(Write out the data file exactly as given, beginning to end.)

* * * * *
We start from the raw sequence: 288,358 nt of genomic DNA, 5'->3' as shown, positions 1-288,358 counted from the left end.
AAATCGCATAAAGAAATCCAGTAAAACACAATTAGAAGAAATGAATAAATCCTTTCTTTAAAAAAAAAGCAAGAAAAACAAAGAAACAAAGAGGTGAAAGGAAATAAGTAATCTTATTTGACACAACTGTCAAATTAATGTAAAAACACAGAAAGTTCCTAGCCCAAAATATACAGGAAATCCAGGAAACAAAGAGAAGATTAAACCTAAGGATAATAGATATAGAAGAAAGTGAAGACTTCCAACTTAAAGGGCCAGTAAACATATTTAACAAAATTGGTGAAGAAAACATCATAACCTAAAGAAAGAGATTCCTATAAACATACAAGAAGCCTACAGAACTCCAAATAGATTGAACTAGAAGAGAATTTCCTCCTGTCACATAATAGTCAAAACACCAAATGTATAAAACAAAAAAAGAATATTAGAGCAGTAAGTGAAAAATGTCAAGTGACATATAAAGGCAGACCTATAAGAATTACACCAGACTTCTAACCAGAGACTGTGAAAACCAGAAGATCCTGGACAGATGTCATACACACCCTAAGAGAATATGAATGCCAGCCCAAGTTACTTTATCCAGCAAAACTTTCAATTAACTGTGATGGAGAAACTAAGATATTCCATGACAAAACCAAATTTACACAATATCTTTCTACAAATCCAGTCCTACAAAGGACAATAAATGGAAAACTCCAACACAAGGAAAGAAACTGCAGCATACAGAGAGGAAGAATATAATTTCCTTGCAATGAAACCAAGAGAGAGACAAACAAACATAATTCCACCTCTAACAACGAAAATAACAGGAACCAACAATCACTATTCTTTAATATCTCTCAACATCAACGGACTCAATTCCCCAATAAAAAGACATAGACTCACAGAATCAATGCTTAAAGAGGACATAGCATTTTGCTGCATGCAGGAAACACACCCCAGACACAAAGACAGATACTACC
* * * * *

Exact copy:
We start from the raw sequence: 288,358 nt of genomic DNA, 5'->3' as shown, positions 1-288,358 counted from the left end.
AAATCGCATAAAGAAATCCAGTAAAACACAATTAGAAGAAATGAATAAATCCTTTCTTTAAAAAAAAAGCAAGAAAAACAAAGAAACAAAGAGGTGAAAGGAAATAAGTAATCTTATTTGACACAACTGTCAAATTAATGTAAAAACACAGAAAGTTCCTAGCCCAAAATATACAGGAAATCCAGGAAACAAAGAGAAGATTAAACCTAAGGATAATAGATATAGAAGAAAGTGAAGACTTCCAACTTAAAGGGCCAGTAAACATATTTAACAAAATTGGTGAAGAAAACATCATAACCTAAAGAAAGAGATTCCTATAAACATACAAGAAGCCTACAGAACTCCAAATAGATTGAACTAGAAGAGAATTTCCTCCTGTCACATAATAGTCAAAACACCAAATGTATAAAACAAAAAAAGAATATTAGAGCAGTAAGTGAAAAATGTCAAGTGACATATAAAGGCAGACCTATAAGAATTACACCAGACTTCTAACCAGAGACTGTGAAAACCAGAAGATCCTGGACAGATGTCATACACACCCTAAGAGAATATGAATGCCAGCCCAAGTTACTTTATCCAGCAAAACTTTCAATTAACTGTGATGGAGAAACTAAGATATTCCATGACAAAACCAAATTTACACAATATCTTTCTACAAATCCAGTCCTACAAAGGACAATAAATGGAAAACTCCAACACAAGGAAAGAAACTGCAGCATACAGAGAGGAAGAATATAATTTCCTTGCAATGAAACCAAGAGAGAGACAAACAAACATAATTCCACCTCTAACAACGAAAATAACAGGAACCAACAATCACTATTCTTTAATATCTCTCAACATCAACGGACTCAATTCCCCAATAAAAAGACATAGACTCACAGAATCAATGCTTAAAGAGGACATAGCATTTTGCTGCATGCAGGAAACACACCCCAGACACAAAGACAGATACTACC